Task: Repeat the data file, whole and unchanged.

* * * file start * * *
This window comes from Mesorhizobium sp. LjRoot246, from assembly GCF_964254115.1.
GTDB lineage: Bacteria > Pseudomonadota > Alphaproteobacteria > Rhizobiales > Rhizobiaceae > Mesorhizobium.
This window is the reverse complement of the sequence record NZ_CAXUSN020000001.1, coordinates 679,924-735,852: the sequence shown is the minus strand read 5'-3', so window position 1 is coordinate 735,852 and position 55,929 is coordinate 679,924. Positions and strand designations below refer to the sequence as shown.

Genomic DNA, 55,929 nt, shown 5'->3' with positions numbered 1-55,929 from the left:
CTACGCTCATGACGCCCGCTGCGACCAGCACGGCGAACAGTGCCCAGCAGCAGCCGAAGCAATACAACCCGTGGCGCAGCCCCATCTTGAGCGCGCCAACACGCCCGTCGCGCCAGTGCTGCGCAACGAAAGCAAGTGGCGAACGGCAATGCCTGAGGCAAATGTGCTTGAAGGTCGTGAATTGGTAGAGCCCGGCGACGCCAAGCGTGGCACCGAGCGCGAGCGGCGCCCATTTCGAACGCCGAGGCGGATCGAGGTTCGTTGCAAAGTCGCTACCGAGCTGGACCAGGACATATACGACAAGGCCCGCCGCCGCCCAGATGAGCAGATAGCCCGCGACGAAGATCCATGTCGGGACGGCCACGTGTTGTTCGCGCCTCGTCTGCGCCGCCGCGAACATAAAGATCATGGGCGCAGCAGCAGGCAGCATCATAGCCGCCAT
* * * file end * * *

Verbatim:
This window comes from Mesorhizobium sp. LjRoot246, from assembly GCF_964254115.1.
GTDB lineage: Bacteria > Pseudomonadota > Alphaproteobacteria > Rhizobiales > Rhizobiaceae > Mesorhizobium.
This window is the reverse complement of the sequence record NZ_CAXUSN020000001.1, coordinates 679,924-735,852: the sequence shown is the minus strand read 5'-3', so window position 1 is coordinate 735,852 and position 55,929 is coordinate 679,924. Positions and strand designations below refer to the sequence as shown.

Genomic DNA, 55,929 nt, shown 5'->3' with positions numbered 1-55,929 from the left:
CTACGCTCATGACGCCCGCTGCGACCAGCACGGCGAACAGTGCCCAGCAGCAGCCGAAGCAATACAACCCGTGGCGCAGCCCCATCTTGAGCGCGCCAACACGCCCGTCGCGCCAGTGCTGCGCAACGAAAGCAAGTGGCGAACGGCAATGCCTGAGGCAAATGTGCTTGAAGGTCGTGAATTGGTAGAGCCCGGCGACGCCAAGCGTGGCACCGAGCGCGAGCGGCGCCCATTTCGAACGCCGAGGCGGATCGAGGTTCGTTGCAAAGTCGCTACCGAGCTGGACCAGGACATATACGACAAGGCCCGCCGCCGCCCAGATGAGCAGATAGCCCGCGACGAAGATCCATGTCGGGACGGCCACGTGTTGTTCGCGCCTCGTCTGCGCCGCCGCGAACATAAAGATCATGGGCGCAGCAGCAGGCAGCATCATAGCCGCCAT